Technology-led Transformation of the Banking Industry

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When the FinTech revolution started, traditional banking felt the heat of competition from the ‘new kid on the block’. FinTechs promised (and often delivered) fast turnarounds and personalised services. Banks were forced to look at their operations through the lens of customer experience, constantly re-evaluating risk exposures to compete with FinTechs.

But traditional banks are giving their ‘neo-competitors’ a run for their money. Many have transformed their core banking for operational efficiency. They have also taken lessons from FinTechs and are actively working on their customer engagements. This Ecosystm Snapshot looks at how banks (such as Standard Chartered Bank, ANZ Bank, Westpac, Commonwealth Bank of Australia, Timo, and Welcome Bank) are investing in tech-led transformation and the ways tech vendors (such as IBM, Temenos, Mambu, TCS and Wipro) are empowering them. 

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Relooking at BPO through a Digital Lens

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COVID-19 has been a major disruption for people-intensive industries and the BPO sector is no exception. However, some of the forward-looking BPO organisations are using this disruption as an opportunity to re-evaluate how they do business and how they can make themselves resilient and future-proof. In many of these conversations, technology and process reengineering are emerging as the two common vectors in their journey to transform into a “New Age BPO” company. 

Ecosystm research finds that running large, people-intensive centres can have a diverse range of challenges (Figure 1).

Challenges of Operating a BPO

The transformation must address the top three pain points that have been plaguing the BPO industry:

  • Staff scheduling and growing cost due to resource shortage in metro cities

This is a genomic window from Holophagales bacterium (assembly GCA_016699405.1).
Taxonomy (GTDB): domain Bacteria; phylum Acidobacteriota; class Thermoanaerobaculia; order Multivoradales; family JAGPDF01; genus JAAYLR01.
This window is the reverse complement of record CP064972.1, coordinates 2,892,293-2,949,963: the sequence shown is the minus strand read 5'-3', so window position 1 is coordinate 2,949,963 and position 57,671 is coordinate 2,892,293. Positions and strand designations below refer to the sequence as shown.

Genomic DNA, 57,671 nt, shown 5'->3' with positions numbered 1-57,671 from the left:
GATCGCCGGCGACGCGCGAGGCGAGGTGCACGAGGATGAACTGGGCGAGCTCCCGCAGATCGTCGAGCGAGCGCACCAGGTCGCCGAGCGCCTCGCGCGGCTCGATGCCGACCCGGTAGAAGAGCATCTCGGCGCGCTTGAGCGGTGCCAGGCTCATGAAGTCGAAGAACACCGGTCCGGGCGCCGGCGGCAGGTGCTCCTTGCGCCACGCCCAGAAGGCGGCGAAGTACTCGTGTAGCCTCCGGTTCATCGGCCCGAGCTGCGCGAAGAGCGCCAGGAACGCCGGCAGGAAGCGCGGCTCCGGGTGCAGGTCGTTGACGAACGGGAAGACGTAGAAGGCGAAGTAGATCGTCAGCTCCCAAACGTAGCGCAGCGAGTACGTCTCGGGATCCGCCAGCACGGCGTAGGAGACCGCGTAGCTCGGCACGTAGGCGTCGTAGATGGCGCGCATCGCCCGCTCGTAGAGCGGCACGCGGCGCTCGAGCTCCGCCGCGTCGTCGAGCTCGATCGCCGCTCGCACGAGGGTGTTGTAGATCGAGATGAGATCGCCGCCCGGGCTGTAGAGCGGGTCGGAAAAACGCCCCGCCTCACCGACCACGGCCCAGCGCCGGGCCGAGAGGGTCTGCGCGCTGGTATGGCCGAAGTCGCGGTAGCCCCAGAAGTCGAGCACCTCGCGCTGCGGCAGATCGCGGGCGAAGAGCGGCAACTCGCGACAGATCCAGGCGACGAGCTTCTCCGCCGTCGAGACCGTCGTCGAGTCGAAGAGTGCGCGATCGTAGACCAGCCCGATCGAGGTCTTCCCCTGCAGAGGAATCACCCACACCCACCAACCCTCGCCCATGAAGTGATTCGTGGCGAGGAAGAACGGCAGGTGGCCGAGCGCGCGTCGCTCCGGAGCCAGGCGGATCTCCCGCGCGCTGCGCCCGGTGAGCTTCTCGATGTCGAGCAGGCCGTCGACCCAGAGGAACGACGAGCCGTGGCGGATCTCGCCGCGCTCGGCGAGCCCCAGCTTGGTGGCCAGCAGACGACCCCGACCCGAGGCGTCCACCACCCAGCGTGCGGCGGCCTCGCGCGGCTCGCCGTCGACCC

• Managing physical and IT security with data security and industry best practices in mind
  • Work/performance metrics that drive cost pressure and minimise differentiation

The New Age BPO

The wave of movement of the BPO centres away from expensive metro locations to tier 2 and tier 3 towns will now become even more significant – across all countries. This will enable BPOs to tap into a larger resources pool and at a much lower cost to the business. This will mean investments in process re-engineering and technology. But, before this journey starts, it is very important for these organisations to reimagine themselves in the context of value and differentiation – and it can no longer just be “I can do it faster and cheaper”!

Becoming a New Age BPO will mean replacing the traditional mindset of ferrying a large number of employees to the office around 24-hour shifts, by technology-enabled processes. Technology will enable these organisations to be a lot more agile, put the same (or better) safeguards on data and privacy, and drive better work efficiency. 

For this transformation to happen, it is important for the BPO organisation to not just bounce back to what they have been used to, but should show a willingness to “bounce forward”, as my colleague Tim Sheedy puts it. This means that they take this disruption as an opportunity to relook at their staffing plans, business processes, and customer engagement – and leverage the right technologies to address areas of improvement in all three fronts. At the same time, technology adoption should not be done in silos. The comprehensive technology adoption plan must be designed to address all three areas (staffing, process, and customer engagement) simultaneously. The technology should also be architected to be scalable (by geography and staff levels) and allow better manageability in terms of real-time reporting and work allocation.

It will be a fine balance. But the good news is that the technology is not only available to address these areas but is also mature enough to be cost-effective. Of course, this will require the organisation to view technology as a strategic investment.